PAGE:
One of the things that really bugs me is seeing software that not even its mother, the software designer, loves.
We see it all the time with ugly screens, broken functionality, 16-bit icons, stolen icons, icons that come with the IDE etc. ad nauseam. Why? Because the developer gets a “hot idea,” plugs away and then releases to the world, throws it onto download sites, maybe does some SEO with Google et al.
Said software rarely gets updated, bug fixed, or bought and is frequently dismissed if not despised. Heck, it even gets small software companies a bad rep amongst B2B and even consumers.
Who ever thought up the idea of selling programming languages to Joe and Jill Sixpack? Webs ites or shrink-wrapped products with “Even you can program” ought to be taken out back and shot, or at least hauled up under local laws for false advertising. We see this all the time on the software forums. Folks wanting an “idea” to write the “next killer program,” or how to find an idea for the “next killer program,” — oh, and they want to be able to do it all in two weeks!!
This is how some unloved software is released. Money is the only motivator, no interest in the product, customer or future. Product is abandoned.
Another instance is where a hobbyist with domain knowledge writes a product and releases, initially loving the *idea* of such a program (and the kudos that come with it), but are technically inept and lack design skills. The idea is loved here but not the program. Product is abandoned.
In other instances the programmer is technically competent, loves programming, has domain knowledge and loves the idea. However the actual program is not loved, as evidenced by look and feel. Products frequently abandoned.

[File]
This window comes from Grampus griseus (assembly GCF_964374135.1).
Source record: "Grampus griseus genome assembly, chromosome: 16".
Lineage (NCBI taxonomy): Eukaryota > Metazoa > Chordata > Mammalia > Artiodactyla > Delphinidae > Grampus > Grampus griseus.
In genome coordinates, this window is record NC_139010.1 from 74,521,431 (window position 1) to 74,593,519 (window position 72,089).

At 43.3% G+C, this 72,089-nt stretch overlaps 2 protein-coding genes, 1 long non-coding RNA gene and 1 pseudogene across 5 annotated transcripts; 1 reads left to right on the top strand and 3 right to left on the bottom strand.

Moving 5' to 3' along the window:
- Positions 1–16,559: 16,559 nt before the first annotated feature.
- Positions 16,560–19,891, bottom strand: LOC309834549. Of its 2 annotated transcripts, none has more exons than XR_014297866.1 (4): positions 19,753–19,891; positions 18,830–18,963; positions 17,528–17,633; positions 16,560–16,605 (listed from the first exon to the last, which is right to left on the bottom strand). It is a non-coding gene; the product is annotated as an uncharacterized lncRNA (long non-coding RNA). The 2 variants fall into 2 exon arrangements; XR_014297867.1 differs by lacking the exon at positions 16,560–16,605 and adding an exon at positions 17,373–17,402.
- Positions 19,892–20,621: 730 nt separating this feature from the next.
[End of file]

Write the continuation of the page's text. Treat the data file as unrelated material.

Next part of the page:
It’s interesting to see that the products that are clearly loved by their “mothers” survive and prosper. Some of them are pretty basic as far as depth of functionality goes, yet have loyal customers and benefit from frequent updates.
It’s not enough to be technically competent to love a product (we’re talking products for resale here, not tools or basic utilities). A car does not need paint to run, it can be rusty and look awful but run just fine and do what it is supposed to do, get you from A to B. However, would you love such a car? Nope. You’d hate a car to look like this, no matter how functional. A shiny, nicely painted car, for most people, is something to love.
Software is no different.
Build your product so that it is technically competent. That’s essential and bears no dissention. Certainly release early, I believe in that fully, but love the product. Be meticulous with the graphics and layout. Icons should be modern, there is no excuse for this. They can be bought pretty cheaply too. See here for some great designs, and there are others.
Take some time out, if you are a Windows or *nix developer, to look at some Mac products. Mac developers get this idea. In the best products, the icons on toolbars are color coordinated. They take the time to do it right, showing they love the program, and their customers, Mac users, demand nothing less. When delivered, they have some of the most loyal customers you could find.
Keep in mind at all times that if you love your products and it shows you love them through attention to detail — not just code but look and feel — it’s more likely your customers will love them too.
So do you *really* love your product?Powered by Sidelines